Mr. X. -- Eleven of the twenty minutes I promised have elapsed. So now I hurry.
“Excuse me, do you carry Tea Tree Oil?” another voice from the drop-off. As she follows my directions to it, she is oblivious to her little boy poking the boxes of Mucinex, watching them topple like dominoes. Only I see the mess her child is leaving in his wake.
Unlike most insurance companies, who only require a doctor's DEA number to be recorded on a script, Mr. X’s requires his doctor’s state license number as well. That requires an in-depth search and then the number entered manually.
No time to pee.
Then Mr. X’s insurance rejects his claim because of the amount prescribed which I will have to explain to him later. I edit the prescription.
I wait on a customer at the register with the huge pile of items, once again abandoning Mr. X’s script.
She has seven clearance items which don’t scan and must be rung up manually. She forgot her Discount Card. The third phone number I enter works to pull up the card. I remind her to update her profile information, writing the number on the receipt for her, cursing the marketing ploys that waste my time.
Someone printed Mr. X's label while I was at the counter, so I attach it to a bag, pull the drug, and write a note on the label about the insurance issue. He's back at the window. I rush counting the pills and bottling them. I hear him shout at April. “She told me twenty minutes! It’s been half an hour! How long does it take to count a few pills!” April politely explains the time variables.
The scan fails when I sweep the vial beneath it. It’s the right drug and the right strength, but a new manufacturer, and the change wasn’t reflected in the computer. I edit the script and change the NDC, (National Drug Code) while Mr. X’s steams at the window.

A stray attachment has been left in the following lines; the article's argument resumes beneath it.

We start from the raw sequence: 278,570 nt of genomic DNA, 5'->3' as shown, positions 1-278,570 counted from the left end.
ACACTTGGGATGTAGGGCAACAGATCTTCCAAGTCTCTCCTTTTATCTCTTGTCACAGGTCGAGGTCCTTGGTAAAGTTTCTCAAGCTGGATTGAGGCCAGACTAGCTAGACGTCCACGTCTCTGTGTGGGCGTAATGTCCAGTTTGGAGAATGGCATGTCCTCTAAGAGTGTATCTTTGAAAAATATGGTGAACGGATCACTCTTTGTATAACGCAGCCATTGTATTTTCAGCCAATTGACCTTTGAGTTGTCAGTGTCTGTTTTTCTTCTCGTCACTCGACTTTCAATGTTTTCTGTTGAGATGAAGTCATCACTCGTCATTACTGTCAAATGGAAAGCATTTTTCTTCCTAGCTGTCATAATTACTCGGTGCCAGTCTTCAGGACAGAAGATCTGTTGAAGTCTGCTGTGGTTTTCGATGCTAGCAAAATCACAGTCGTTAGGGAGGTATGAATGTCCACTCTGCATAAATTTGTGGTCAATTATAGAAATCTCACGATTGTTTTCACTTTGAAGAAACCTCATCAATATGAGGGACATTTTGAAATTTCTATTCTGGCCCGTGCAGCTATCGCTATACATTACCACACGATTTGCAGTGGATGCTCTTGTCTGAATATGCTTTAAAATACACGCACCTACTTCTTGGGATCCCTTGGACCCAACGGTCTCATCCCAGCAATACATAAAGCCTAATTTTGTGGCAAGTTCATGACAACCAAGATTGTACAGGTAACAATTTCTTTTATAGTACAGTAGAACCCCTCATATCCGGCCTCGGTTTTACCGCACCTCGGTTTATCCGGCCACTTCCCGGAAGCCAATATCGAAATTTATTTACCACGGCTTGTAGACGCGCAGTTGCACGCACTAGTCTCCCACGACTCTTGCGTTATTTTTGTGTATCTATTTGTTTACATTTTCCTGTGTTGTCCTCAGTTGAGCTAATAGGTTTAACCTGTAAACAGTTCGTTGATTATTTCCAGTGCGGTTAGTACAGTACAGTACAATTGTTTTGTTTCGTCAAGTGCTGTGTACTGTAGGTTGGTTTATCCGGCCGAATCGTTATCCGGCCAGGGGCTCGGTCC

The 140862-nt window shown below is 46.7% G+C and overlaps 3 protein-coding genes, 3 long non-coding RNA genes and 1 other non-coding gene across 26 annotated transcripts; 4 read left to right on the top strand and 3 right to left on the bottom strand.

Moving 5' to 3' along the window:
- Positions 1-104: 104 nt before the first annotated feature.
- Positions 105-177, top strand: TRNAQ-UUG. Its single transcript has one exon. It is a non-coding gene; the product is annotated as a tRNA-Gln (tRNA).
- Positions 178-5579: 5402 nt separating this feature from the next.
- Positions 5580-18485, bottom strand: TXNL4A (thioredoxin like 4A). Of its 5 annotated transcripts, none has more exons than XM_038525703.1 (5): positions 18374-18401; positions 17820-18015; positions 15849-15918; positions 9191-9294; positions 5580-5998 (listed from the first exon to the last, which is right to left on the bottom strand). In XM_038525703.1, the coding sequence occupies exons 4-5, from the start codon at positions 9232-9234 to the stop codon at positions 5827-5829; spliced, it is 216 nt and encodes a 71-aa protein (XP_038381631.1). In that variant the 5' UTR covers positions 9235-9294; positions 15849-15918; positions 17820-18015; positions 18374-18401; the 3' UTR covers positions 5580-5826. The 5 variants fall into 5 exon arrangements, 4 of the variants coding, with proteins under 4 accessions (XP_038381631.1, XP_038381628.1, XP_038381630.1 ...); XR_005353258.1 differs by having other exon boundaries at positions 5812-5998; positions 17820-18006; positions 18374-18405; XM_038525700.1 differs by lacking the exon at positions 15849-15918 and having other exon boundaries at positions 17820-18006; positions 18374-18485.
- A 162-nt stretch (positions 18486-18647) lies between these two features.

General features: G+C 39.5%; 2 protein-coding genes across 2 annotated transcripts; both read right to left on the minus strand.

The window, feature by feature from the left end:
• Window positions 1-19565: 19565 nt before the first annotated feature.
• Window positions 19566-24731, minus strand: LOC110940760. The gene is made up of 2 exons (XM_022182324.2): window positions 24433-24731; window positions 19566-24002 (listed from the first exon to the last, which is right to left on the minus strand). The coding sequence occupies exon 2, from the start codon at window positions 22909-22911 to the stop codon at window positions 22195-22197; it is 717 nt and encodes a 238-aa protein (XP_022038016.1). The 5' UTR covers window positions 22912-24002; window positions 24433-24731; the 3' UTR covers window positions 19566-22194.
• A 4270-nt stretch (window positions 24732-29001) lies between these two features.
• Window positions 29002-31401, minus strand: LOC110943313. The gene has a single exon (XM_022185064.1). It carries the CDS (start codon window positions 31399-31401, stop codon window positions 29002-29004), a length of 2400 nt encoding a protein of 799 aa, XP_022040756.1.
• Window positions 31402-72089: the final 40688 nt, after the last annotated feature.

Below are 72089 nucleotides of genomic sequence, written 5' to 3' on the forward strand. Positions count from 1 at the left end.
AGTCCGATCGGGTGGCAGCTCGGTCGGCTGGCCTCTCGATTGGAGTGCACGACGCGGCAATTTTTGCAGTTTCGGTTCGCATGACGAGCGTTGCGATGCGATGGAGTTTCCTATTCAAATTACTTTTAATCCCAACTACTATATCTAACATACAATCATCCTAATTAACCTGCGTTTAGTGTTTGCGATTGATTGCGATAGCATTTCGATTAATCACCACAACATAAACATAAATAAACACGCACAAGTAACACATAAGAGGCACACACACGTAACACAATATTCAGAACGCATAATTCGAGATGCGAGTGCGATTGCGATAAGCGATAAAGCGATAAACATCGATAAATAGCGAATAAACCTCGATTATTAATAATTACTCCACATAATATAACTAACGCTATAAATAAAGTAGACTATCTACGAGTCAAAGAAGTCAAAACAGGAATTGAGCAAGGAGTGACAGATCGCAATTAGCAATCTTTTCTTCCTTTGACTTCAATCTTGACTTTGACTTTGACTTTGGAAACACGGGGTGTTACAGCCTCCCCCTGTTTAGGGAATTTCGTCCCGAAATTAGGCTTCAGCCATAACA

Impatient Mr. X watches from the window, as I wait for the pharmacist to verify the drug. He is doing a phone consultation as Mr. X glares at me.
Finally at the window. “Sorry about the wait, Mr. X.”
“It’s been more than half an hour!”
“We can only estimate fill times, sir, there are many variables. Plus, your insurance gave me a couple of issues to deal with.” “Oh?” “Your doctor wrote for ninety days and your insurance only allows thirty days at a time.” “So I lose sixty pills?” he interrupts, defensive. “No, they go on file. So you have the remaining 60 pills, plus three refills of 90. That’s a year's supply of this prescription.” I explain, seeing two cars visible behind Mr. X. And probably more around the back corner of the building.
I ring him up. He forgot his discount card, and tells me to forget it he’s running late. I have to try the phone number or risk getting written up for not completing register procedure, including having him sign the receipt and the sticker sheet saying he’s received counseling or didn’t require it.